TL;DR Even old windows versions (2000+) have the basic runtime environment available in msvcrt.dll, while recent Visual Studio links against a newer msvcrXX.dll (from 50 to 130), which require additional installation from the user. To build an executable to work “out-of-the-box” – set Visual Studio to use msvcrt.lib, and run some commands described below.
Since the dawn of time, writing in C would imply using a run-time environment, providing functions as simple as strlen(), among other things. With time, new API was added, Microsoft produced newer versions of the run-time environment. Visual C++ (AKA Visaul Studio) versions 4.2 to 6.0 links against msvcrt.dll, which is shipped with Windows 2000 and onward. Other versions link against different versions of the run-time environment named msvcrXX.dll, which can be as old as msvcr20.dll or as new as msvcr130.dll on VS2013 (which is the latest version of VS as of the date these lines being written), and onward (140, 150…) as new versions of VS will be published and this post becomes an integral part of history ). Here’s the catch: Windows versions are not shipped with these newer run-time environments.
An executable built with Visual studio, run on a clean Windows installation, will produce a “missing mscvrXX.dll” error. To rectify this, you are expected to install the “redistribution package” corresponding to the Visual Studio you used – which contains the msvcrXX.dll it used. This means the executable cannot work out-of-the-box.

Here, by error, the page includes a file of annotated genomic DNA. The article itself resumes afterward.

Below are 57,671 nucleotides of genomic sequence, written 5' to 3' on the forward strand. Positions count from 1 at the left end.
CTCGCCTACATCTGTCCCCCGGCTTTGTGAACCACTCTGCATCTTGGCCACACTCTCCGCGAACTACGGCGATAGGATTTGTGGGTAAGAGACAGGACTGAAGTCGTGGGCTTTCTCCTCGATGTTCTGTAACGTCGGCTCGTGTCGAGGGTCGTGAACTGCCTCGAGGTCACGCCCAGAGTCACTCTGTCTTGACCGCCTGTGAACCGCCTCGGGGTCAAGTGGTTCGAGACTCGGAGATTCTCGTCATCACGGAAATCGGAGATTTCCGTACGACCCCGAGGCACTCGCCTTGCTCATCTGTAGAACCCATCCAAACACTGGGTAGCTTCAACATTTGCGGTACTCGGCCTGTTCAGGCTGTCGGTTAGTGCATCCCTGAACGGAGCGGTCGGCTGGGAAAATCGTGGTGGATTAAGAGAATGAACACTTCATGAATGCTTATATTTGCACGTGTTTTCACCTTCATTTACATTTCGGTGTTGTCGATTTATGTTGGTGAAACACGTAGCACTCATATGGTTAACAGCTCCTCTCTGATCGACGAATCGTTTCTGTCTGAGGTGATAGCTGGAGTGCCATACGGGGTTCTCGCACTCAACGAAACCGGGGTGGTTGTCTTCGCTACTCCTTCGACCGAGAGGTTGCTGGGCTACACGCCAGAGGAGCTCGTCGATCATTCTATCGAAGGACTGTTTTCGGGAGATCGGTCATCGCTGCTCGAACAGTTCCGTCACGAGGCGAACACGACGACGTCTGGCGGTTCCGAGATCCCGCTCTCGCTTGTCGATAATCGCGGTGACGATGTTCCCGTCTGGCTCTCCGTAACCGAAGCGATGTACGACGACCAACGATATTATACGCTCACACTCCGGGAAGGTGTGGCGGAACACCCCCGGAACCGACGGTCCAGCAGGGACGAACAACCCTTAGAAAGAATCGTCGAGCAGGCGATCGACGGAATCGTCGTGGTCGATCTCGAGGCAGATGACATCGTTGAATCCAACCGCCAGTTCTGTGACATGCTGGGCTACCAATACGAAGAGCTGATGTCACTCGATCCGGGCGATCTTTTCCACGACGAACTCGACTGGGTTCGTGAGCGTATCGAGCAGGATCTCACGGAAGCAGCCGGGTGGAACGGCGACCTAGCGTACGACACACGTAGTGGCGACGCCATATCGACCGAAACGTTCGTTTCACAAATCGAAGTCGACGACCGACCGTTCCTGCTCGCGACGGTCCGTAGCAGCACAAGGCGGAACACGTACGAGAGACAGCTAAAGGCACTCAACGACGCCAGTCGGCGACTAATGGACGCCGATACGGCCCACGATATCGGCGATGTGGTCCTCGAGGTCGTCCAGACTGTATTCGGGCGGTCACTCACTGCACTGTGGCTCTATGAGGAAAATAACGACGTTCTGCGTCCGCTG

Solution – step #1 : Obtain original run-time environment
To build a truly portable executable (Hint of irony: the Windows executable file format is called “PE” for “portable executable”), you must obtain a copy of the famous msvcrt.dll (and msvcrt.lib, and other related stuff – like header files). One way is to find a copy of VS6 (Yes, Visual Studio C++ v6.0), and copy the directoy “D:\VC98” (if D: is the letter for the location of VS6) to a local directory. I’ll demonstrate with “C:\VC98” as the local directory.
SOLUTION – STEP #2: Set PROject parameters to use it
Below is a list of settings which were tested for such a build. You may get away with setting only some. The settings were taken from Visual Studio 2013.
- C/C++ -> Optimization -> Optimization set to Disabled (/Od)
- C/C++ -> Optimization -> Enable intrisic functions set to No
- C/C++ -> Code generation -> Enable C++ Exceptions set to No
- C/C++ -> Code generation -> Runtime Library set to Multi-threaded (/MT)
- C/C++ -> Code generation -> Security Check set to Disable Security Checks (/GS-)
- C/C++ -> Code generation -> Enable Parallel Code Generation set to No (/Qpar-)
- C/C++ -> Code generation -> Enable Enhanced Instruction Set set to No Enhanced Instructions (/arch:IA32)
- C/C++ -> Code generation -> Floating Point Model set to Strict (/fp:strict)
- C/C++ -> Code generation -> Enable Floating Point Exceptions set to No (/fp:except-)
- Linker -> General -> Additional Library Directories set to C:\VC98\LIB
- Linker -> Input -> Additional Dependencies set to msvcrt.lib;%(AdditionalDependencies)